The Nursing-Athlete Life

The number one question people ask me is, “How do you do it?”

I always laugh at this question because the answer is that it is definitely not easy! Being a nursing student, a Division I swimmer, and having a college social life does not always seem like it could be possible, but it can be—I live it daily! I experience both the stress and the victories that come from this combination.

A big part of my story is that I would not be at Gardner-Webb had it not been for God leading me here and opening a plethora of doors for me. When I was a senior in high school, I was going to change my intended major just so I could swim. I soon realized that God had other plans for me. When I was accepted into the nursing program and Coach Mike Simpson was still willing to recruit me for the swim team, God showed me that nursing was my true calling and that I could both swim and study nursing. Coach Mike was also one of the first coaches I had spoken to that wanted me to pursue what God was calling me to do, even if it was to do what everyone else said was impossible. He always stresses the “Student” part of our life before the “Athlete” part, wanting the team to succeed both, in and out of the pool.

There have certainly still been times I have felt like it would not be possible to do it all. It has not been an easy ride the last year in a half. I have had plenty of struggles. I have to attend class tired after 5:15am practice. I have to travel for meets and miss important exams. I have had to rearrange my swim schedule to get extra help in a class. But these are not excuses for me to slack off in or out of the pool. I have had to learn my strengths. I have learned that I function better in the morning and that I need a certain amount of sleep each night to be able to perform well. I have also had to learn not to wait till the last minute to do course work.

Now, you may be thinking that everyone has had to learn these things. Yes, you are right. But, waking up at 4:55 to swim from 5:15-7:15, eat breakfast from 7:30- 7:50, go to my Anatomy and Physiology class at 8:00 AM, then my 9:00-11:50 nursing lab, lunch, 1:30-3:30 practice, 4:00-5:00 weights, and dinner; by the time it’s dinner you wonder where did the day go!? We usually don’t start classwork till 8 at night and what if we participate in a club?? Where does that fit in? (I participate in clubs during off season because my schedule isn’t as crazy). Somehow we make it all work. Having a very regimented schedule really doesn’t allow for much free time to just pull out my nursing homework and complete it. When I sit down to do work, it’s usually to do all of it at once because I don’t know when I will get the next opportunity.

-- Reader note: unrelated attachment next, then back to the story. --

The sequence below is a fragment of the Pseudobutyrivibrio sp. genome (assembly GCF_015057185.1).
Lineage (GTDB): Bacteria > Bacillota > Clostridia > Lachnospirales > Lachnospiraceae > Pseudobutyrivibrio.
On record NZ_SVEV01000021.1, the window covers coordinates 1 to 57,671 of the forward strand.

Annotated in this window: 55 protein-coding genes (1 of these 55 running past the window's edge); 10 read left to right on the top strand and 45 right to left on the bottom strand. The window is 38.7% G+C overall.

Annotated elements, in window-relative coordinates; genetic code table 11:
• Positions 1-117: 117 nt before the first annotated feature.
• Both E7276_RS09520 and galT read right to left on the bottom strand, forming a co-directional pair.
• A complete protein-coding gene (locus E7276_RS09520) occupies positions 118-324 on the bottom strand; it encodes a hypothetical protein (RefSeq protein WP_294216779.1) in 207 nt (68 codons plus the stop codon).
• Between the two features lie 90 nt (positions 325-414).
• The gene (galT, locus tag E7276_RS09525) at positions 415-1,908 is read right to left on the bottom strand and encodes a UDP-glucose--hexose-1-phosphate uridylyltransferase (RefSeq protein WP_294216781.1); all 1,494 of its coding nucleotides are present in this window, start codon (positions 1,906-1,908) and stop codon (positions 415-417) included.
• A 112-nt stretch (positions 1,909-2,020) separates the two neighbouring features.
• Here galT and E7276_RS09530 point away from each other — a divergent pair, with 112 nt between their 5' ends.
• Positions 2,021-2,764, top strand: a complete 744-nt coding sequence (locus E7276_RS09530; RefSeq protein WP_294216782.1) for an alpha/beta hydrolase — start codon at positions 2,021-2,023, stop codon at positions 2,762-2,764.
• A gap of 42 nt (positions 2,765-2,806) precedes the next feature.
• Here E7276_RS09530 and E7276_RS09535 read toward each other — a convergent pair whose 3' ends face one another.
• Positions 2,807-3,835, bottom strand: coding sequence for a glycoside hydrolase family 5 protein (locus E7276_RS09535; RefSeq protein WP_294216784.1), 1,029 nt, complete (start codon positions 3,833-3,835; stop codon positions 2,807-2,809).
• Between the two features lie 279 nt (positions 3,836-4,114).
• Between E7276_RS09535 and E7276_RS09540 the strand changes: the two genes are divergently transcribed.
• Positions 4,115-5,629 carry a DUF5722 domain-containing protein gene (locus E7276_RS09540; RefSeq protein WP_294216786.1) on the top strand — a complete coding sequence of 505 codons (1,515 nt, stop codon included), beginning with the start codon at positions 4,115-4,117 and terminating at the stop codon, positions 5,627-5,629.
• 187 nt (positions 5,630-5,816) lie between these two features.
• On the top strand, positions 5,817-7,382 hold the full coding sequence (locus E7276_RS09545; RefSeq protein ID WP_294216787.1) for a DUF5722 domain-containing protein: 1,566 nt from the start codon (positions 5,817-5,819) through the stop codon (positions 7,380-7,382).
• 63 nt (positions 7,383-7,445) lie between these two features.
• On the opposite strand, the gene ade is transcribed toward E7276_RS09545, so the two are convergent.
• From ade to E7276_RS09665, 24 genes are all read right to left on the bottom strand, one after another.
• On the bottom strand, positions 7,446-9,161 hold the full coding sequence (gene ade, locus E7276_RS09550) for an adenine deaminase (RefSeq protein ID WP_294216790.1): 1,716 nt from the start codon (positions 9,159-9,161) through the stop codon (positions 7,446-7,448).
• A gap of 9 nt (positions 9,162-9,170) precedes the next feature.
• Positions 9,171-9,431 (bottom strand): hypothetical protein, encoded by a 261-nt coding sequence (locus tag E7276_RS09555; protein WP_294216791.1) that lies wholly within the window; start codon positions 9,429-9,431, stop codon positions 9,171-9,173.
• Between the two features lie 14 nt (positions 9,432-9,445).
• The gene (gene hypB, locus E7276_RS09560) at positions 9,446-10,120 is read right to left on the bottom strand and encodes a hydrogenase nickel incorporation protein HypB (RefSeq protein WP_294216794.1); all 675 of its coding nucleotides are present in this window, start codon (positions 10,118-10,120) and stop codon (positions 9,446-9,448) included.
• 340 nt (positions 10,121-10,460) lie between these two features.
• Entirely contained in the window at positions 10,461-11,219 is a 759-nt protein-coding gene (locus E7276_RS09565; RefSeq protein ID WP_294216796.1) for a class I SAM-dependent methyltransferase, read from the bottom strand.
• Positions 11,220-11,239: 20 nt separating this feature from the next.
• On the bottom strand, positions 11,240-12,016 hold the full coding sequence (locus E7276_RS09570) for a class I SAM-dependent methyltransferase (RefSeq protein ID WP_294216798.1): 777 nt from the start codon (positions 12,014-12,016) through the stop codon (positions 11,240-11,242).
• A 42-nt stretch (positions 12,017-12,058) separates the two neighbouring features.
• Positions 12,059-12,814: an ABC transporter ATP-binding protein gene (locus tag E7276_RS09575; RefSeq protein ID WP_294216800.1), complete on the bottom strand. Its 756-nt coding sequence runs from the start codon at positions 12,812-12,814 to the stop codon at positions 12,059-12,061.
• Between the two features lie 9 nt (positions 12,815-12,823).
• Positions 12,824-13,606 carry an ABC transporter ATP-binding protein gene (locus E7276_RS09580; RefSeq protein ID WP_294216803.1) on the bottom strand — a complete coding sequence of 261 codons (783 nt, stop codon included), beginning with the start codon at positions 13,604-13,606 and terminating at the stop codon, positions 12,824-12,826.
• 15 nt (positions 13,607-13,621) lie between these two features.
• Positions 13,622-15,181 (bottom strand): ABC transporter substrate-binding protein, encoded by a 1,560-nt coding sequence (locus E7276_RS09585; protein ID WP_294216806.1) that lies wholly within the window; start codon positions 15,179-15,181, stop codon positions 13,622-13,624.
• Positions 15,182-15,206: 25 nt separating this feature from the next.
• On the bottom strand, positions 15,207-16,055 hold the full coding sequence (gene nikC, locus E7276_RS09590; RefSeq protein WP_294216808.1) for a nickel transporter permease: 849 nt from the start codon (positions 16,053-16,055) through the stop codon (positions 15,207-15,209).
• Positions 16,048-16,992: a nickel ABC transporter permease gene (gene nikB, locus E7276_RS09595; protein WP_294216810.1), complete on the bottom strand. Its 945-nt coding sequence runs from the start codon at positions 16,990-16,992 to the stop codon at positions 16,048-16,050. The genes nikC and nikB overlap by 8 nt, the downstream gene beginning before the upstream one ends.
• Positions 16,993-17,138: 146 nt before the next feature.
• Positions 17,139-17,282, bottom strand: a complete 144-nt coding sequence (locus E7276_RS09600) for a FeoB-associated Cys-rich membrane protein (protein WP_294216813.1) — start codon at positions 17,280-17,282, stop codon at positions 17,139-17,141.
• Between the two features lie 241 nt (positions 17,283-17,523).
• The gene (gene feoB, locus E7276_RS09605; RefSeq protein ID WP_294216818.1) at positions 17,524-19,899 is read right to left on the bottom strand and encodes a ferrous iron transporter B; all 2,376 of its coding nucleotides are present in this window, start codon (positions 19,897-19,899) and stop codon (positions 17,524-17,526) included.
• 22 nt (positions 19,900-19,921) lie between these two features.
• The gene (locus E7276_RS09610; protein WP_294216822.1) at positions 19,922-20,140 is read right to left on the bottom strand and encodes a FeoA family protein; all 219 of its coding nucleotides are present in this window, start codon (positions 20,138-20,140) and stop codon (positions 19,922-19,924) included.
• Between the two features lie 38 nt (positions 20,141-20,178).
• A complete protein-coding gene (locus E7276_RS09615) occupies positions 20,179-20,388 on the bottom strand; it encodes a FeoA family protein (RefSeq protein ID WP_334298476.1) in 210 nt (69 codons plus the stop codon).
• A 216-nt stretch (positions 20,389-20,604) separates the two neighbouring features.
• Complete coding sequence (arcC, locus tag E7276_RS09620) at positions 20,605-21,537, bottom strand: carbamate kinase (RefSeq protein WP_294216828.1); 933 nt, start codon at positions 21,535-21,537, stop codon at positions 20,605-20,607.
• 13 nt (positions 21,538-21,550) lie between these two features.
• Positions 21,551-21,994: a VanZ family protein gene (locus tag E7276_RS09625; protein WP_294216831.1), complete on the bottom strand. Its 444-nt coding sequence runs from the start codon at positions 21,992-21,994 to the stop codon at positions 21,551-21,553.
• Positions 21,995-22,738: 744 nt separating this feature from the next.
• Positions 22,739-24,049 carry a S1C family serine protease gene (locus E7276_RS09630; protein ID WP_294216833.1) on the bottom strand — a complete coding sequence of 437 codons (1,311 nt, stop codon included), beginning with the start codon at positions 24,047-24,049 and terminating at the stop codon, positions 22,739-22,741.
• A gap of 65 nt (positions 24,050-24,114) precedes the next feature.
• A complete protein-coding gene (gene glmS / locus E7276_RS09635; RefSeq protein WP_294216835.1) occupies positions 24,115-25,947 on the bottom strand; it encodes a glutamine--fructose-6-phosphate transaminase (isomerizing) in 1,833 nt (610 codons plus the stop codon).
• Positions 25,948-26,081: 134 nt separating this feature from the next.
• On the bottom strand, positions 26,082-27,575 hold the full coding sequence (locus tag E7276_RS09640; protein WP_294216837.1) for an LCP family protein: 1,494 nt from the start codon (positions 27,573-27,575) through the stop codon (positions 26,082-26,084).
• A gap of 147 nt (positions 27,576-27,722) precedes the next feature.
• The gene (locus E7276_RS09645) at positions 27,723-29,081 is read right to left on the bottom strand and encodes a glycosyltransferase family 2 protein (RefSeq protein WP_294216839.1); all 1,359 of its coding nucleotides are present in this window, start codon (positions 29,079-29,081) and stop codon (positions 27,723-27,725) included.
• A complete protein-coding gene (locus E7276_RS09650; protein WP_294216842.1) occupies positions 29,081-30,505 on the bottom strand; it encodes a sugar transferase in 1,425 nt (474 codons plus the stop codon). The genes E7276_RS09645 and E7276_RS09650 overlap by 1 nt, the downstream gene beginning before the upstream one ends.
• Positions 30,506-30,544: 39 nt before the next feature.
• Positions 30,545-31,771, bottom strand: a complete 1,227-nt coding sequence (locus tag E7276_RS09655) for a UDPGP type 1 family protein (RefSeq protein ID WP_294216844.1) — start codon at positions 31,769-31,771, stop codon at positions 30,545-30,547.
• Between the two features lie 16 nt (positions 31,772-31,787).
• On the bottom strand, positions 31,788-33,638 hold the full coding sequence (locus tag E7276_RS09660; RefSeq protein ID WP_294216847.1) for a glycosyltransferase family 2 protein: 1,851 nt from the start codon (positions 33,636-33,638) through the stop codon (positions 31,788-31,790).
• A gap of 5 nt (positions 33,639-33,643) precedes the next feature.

With that type of schedule it can get pretty crazy. But here are a few tips that have helped me get through the demand of Nursing School and being a Division I athlete.

1. Time management. Write down everything you have to get done and when its due (planners or post-it notes are really useful). Stay organized, I can promise you the list won’t seem as bad once you get it all on paper! Then, focus on the most important of task. Once the list is complete, go make some new friends and join a club!

2. Get to know your professors. They are there to help you, and believe it or not, they want you to succeed. They have been in your shoes before and know the demand and stress you are going through.

3. Study efficiently. Learn how you study best. You only get so much time to study in your day, so learn how to make the best of it. Write notecards, type outlines, read over the chapters again, write study questions, use diagrams, make connections between different material, or write chapter summaries.

4. Don’t be afraid to ask for help. Gardner-Webb offers many different forms of academic support such as the Writing Center, Leap Peer Tutoring, and the Noel Center for disabilities. Professors have office hours where you can go in and ask any questions you may have. In the College of Health Science building, where Nursing, Exercise Science, Athletic Training, and the PA Programs are held, there are open Lab hours where you can go in and practice your skills. There are even lab workers in there who can help you!

5. Connect with people in your major and classes. Sometimes it’s easier to ask a friend than a professor, so it’s a good idea to get to know your classmates. If you miss class they are always willing to share their notes.

6. Get sleep. I know you are in college and you want to have fun and “live the college experience.” But remember, you chose to play a Division I sport and come to college; so, prioritize. Proper sleep will help you both physically and mentally and It is key to give your body what it needs so you can perform to the best of your abilities.

These qualities, if learned now, will help you immensely in your adult life. They are qualities that will not only help you to have the best college experience you can have, but that you will hold on to forever. I wish you the best of luck! And one last thing…

“Shoot for the moon. Even if you miss, you’ll land among the stars.” ~Norman Vincent Peale

Mackenzie Ropka. Junior Swimmer. Nursing Student. New Jersey Native.